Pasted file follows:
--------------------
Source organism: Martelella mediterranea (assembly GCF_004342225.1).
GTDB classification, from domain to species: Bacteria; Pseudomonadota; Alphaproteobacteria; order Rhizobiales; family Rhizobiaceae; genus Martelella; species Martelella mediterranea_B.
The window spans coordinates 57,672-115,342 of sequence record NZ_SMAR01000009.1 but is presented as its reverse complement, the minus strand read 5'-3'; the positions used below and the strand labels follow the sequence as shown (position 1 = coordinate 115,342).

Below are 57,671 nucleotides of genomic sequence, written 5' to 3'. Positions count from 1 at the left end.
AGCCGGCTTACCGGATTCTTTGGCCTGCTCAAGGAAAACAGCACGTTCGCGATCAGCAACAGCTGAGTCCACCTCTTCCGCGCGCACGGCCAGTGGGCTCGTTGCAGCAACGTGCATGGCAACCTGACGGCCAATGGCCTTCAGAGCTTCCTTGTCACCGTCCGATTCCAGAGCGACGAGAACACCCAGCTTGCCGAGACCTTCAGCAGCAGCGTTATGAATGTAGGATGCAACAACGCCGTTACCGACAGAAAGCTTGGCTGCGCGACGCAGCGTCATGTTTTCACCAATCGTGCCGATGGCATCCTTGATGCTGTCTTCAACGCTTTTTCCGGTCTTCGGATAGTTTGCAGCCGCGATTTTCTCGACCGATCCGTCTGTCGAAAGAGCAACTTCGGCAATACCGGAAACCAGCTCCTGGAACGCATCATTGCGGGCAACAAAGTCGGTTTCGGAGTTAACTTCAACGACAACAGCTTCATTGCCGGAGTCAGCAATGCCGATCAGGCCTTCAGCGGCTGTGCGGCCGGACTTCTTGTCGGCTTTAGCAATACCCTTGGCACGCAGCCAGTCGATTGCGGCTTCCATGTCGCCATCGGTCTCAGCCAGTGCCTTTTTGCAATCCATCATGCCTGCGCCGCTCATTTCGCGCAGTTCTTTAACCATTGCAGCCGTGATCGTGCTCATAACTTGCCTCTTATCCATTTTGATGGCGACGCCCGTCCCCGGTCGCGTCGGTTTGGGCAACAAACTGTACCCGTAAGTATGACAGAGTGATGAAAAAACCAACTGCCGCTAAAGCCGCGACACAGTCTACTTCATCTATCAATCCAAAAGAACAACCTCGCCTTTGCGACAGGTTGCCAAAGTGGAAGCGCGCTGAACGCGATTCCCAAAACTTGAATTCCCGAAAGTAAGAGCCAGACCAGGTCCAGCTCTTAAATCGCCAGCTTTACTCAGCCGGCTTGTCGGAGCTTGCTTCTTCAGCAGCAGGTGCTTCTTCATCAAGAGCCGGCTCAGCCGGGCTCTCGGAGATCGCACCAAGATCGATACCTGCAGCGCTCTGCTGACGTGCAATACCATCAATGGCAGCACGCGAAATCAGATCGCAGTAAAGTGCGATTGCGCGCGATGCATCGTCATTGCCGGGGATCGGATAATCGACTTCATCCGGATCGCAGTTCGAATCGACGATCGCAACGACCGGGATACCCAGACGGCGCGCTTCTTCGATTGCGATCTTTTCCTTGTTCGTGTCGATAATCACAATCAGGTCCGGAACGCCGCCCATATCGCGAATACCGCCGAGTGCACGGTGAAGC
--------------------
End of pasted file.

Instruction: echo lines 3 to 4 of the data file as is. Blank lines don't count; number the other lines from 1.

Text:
The window spans coordinates 57,672-115,342 of sequence record NZ_SMAR01000009.1 but is presented as its reverse complement, the minus strand read 5'-3'; the positions used below and the strand labels follow the sequence as shown (position 1 = coordinate 115,342).

Below are 57,671 nucleotides of genomic sequence, written 5' to 3'. Positions count from 1 at the left end.